Technical Specs

Runtime:

| (editor's cut)

Sound Mix:

Dolby Digital | Sonics-DDP (IMAX version)| SDDS (8 channels)| DTS

Color:

Color

Aspect Ratio:

2.39 : 1
See full technical specs »
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Did You Know?

Trivia

Sam Raimi and Tobey Maguire were the driving forces that got Sandman into this film. During press interviews for the first two Spider-Man films, Raimi and Maguire repeatedly mentioned Sandman as a villain they would like to see in the third film. See more »

Goofs

Whenever Spider-Man removes his mask, his costume (both red and black versions) has a turtleneck collar that goes up to the middle of his neck. Whenever his costume is shown underneath his clothes, the collar is much lower. See more »

Quotes

[first lines]
Peter Parker: [Narrating] It's me! Peter Parker! Your friendly neighborhood... You know. I've come a long way from becoming the boy who was bitten by a spider. Back then, nothing seemed to go right for me, and now...
Kid in Times Square: [pointing at a giant screen in Times Square] Hey look, it's Spider-Man!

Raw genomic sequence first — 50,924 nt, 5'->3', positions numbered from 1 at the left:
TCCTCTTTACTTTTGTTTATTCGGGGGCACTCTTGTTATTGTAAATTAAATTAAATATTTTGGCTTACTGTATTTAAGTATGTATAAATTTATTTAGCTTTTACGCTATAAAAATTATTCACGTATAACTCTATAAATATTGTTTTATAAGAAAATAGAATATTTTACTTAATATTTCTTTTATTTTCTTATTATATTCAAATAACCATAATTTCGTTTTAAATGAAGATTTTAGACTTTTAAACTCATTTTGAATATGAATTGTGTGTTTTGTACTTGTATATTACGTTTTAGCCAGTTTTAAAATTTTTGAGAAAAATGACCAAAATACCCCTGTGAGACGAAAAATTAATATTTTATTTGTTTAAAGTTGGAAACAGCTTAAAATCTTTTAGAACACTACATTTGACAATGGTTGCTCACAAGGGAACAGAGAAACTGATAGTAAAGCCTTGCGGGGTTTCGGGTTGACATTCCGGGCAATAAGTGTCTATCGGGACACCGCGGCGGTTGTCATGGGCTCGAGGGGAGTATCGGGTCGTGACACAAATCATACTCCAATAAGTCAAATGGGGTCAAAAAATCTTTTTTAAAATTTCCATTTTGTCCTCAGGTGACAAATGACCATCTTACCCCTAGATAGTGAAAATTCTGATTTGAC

Peter Parker: [Narrating] People really like me.
See more »

Crazy Credits

During the opening credits, snippets from the first two films can be seen. Also, some of the filmmaker's names appear and then blow away, as if made of sand. The black symbiote also makes a brief appearance. See more »

Alternate Versions

In 2017, in anticipation for Spider-Man: Homecoming, Sony released an "Editor's Cut" of Spider-Man 3. This cut mostly utilizes an unused score, alternate edits of scenes, a restructured story, and scenes both added and removed throughout. With all of these changes, this version runs 2 minutes shorter than the theatrical version. See more »